Before reading this book, I admit that my knowledge of Madagascar was shamefully rudimentary: I knew its location on the world map, the name of its capital city, and that lemurs are part of its endemic fauna. Fortunately for me, anthropologist Alison Richard, backed by her five decades of research experience, has written a natural history book in the broadest sense of the word, encompassing geology, (palaeo)climatology, botany, zoology, conservation, and much else besides. She skillfully dismantles simplistic dichotomies and is particularly passionate about challenging the dominant conservation narrative that Madagascar was a forested paradise until humans arrived. The Sloth Lemur’s Song is revelatory in more than one way and I came away with a much deeper understanding of this remarkable island.
Despite, or perhaps because of, the ongoing pandemic, 2021 was a phenomenal year for publishing. Though I did not get to nearly as many books as I would have liked, I read and reviewed 67 books this year.
What follows is my personal top 5 of the most impactful, most beautiful, and most thought-provoking books I read during 2021.
Throughout human history, wood has been our constant, if somewhat overlooked companion. With The Wood Age, professor of biological sciences Roland Ennos delivers an eye-opening piece of environmental history. Reaching beyond the boundaries of this discipline, it gives the reader a comprehensive picture of how we have shaped wood and how, in turn, wood has shaped us.
When humans abandon a place, nature comes rushing back in. Dotted around our planet are numerous areas now devoid of human habitation: ghost towns, conflict zones, pollution hotspots, and areas wrecked by natural forces. Author and journalist Cal Flyn explores thirteen such locations and here reports their sights, sounds, and smells. Surprisingly rich in ecological and biological detail, Islands of Abandonment is a poetic and spellbinding travelogue. A dark howl of decay and human hubris, shot through with the inevitable rebirth of nature, this book haunted me long after I finished it.
History will forever associate Charles Darwin with the theory of evolution, but the idea was in the air. Had not Darwin published his famous book, someone else would have likely snatched the prize. Husband-and-wife duo John and Mary Gribbin here examine the wider milieu in which Darwin operated and the many thinkers who preceded him. Given their previous collaborations, the first two parts of On the Origin of Evolution read like a well-oiled machine, but the book falters when they turn their eyes to the legacy of Darwin’s ideas.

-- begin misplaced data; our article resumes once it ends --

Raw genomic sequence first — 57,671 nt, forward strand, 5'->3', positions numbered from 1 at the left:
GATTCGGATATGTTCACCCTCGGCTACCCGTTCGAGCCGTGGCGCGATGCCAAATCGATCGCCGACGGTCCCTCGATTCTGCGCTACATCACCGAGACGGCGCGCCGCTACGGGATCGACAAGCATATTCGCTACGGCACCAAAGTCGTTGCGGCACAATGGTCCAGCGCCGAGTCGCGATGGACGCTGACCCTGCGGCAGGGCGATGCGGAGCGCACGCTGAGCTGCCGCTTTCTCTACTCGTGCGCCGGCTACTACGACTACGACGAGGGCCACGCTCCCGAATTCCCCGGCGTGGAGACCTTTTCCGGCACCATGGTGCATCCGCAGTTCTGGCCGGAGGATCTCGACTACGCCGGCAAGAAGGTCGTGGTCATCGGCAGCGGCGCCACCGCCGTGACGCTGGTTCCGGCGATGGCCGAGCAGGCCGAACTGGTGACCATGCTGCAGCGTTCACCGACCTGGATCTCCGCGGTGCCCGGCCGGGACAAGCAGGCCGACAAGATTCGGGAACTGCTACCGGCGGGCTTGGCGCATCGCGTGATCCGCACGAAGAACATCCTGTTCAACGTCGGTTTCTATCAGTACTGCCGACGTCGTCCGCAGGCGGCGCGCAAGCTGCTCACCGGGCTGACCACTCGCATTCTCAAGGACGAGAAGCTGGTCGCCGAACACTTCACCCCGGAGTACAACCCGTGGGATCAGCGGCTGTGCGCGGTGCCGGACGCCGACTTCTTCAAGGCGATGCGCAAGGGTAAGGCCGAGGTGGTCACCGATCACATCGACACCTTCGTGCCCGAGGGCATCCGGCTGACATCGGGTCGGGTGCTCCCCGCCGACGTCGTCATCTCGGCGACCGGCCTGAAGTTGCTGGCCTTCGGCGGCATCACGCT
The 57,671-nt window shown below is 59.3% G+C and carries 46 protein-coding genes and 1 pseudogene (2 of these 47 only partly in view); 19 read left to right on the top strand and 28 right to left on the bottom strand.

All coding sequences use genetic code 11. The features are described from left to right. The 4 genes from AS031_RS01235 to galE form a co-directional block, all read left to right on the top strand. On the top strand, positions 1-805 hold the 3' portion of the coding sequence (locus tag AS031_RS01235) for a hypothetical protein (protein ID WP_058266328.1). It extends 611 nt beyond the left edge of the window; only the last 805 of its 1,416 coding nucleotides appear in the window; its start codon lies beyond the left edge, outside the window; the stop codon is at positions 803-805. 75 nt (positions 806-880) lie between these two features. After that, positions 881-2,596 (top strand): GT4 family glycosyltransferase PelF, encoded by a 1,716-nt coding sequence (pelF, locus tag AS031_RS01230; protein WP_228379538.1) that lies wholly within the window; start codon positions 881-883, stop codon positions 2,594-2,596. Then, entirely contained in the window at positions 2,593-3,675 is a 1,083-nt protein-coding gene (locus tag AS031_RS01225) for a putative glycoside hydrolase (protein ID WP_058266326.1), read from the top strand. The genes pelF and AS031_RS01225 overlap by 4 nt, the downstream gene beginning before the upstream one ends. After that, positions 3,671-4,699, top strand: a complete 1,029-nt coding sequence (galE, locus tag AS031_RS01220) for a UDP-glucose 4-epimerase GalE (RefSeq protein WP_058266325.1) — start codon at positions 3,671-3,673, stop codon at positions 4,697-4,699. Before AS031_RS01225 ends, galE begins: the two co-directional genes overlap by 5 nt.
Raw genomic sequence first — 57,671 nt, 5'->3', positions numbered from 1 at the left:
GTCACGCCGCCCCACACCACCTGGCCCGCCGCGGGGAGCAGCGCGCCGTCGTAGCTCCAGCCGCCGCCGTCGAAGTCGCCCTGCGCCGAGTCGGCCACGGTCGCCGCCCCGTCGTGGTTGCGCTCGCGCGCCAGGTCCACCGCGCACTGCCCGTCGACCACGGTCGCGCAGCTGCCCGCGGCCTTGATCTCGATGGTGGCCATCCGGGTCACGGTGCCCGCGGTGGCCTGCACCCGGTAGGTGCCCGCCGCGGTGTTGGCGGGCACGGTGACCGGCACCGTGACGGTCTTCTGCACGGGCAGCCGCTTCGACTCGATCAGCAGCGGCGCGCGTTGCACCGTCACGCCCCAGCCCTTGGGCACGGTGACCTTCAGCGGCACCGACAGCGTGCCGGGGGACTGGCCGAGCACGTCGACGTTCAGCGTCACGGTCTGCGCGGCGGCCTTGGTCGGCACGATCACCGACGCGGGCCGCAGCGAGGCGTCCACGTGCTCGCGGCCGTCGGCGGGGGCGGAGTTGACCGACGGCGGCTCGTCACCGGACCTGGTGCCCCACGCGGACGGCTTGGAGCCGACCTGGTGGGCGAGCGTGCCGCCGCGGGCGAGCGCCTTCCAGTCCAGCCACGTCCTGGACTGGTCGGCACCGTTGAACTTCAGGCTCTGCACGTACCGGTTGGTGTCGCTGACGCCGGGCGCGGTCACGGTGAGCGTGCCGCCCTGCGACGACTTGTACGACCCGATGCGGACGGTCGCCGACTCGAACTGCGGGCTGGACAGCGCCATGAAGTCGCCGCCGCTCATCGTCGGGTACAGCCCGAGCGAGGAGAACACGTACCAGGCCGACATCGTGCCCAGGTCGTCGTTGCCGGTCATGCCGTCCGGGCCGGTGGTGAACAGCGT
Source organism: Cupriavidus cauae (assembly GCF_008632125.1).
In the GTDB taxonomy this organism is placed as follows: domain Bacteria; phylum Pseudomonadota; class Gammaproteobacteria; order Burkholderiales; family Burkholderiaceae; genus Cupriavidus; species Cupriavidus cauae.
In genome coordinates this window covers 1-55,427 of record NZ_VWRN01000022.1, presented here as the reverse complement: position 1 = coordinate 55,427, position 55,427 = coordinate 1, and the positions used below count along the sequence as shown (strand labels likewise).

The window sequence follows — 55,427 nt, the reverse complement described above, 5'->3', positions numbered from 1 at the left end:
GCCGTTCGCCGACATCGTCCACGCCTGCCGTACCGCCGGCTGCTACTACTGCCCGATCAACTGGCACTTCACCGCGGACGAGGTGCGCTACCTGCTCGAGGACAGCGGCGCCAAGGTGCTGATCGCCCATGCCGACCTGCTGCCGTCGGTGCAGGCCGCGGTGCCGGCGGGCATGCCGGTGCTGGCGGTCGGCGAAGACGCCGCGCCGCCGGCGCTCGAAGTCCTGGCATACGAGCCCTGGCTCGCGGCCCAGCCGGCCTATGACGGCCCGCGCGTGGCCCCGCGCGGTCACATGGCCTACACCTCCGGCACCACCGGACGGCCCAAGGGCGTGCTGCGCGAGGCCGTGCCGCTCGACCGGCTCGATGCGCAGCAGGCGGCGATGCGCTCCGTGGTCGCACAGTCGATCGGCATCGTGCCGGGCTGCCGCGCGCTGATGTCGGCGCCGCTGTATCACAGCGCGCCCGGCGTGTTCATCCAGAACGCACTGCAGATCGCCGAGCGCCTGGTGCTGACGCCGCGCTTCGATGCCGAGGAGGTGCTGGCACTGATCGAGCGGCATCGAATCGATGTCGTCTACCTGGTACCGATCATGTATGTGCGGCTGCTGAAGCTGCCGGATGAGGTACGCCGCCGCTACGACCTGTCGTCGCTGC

If you asked ten scientists what made them choose their profession, would you get ten different answers? My instinct tells me that curiosity is an overriding factor for many. It certainly was for palaeontologist Richard Fortey. Published just days after his 75th birthday, A Curious Boy reflects on his earliest years and was such a disarming and enjoyable memoir that I finished it in a single day.
In 2016, the scuba-diving philosopher Peter Godfrey-Smith wrote Other Minds where he explored the mind of the octopus—I reviewed it right before reading this book. Its bestseller status, including translations in more than 20 languages, was not entirely unpredictable. Octopuses are a sexy topic. Four years later, he explores animal minds further with Metazoa, with the tour now also including sponges, corals, shrimp, insects, fish, and mammals. Godfrey-Smith convinced me he is no one-trick pony when it comes to writing a good book, though this one is more cerebral than its predecessor.
Peter Godfrey-Smith is popularly known as the scuba-diving philosopher and has just published his new book Metazoa, in which he plumbs the evolutionary origins of minds. In preparation for reviewing that book, I am (finally) turning my attention to his initial 2016 bestseller Other Minds. Here he beholds the octopus, only to find that, behind those eight tentacles, an intelligence quite unlike ours beholds him in turn.
This is a travelogue the likes of which you do not find often. It tells of historian David Gange’s audacious journey, kayaking the length of the Atlantic coast of the British Isles over the course of a year. His motivation was to challenge established historical narratives that tend to be land-centric and focused on big cities. Wishing to become a more rounded and responsible historian, he literally immersed himself in a different perspective. The Frayed Atlantic Edge seeks to salvage the histories of coastal and island communities and show they have played a far larger role in British history than they are normally given credit for.
Many works of popular science claim to be histories of almost everything or everyone, but earth scientist Robert M. Hazen might actually be in the position to stake that claim. Whether you are talking stellar evolution, the origin of life, organic chemistry, synthetic materials, or hydrocarbon fuels – the multifaceted atom carbon is ubiquitous and pervasive. Symphony in C is a whirlwind tour through geology, biochemistry, and evolutionary biology that is an incredibly absorbing read, although in places it almost comes apart at the seams under the intensity of its enthusiasm.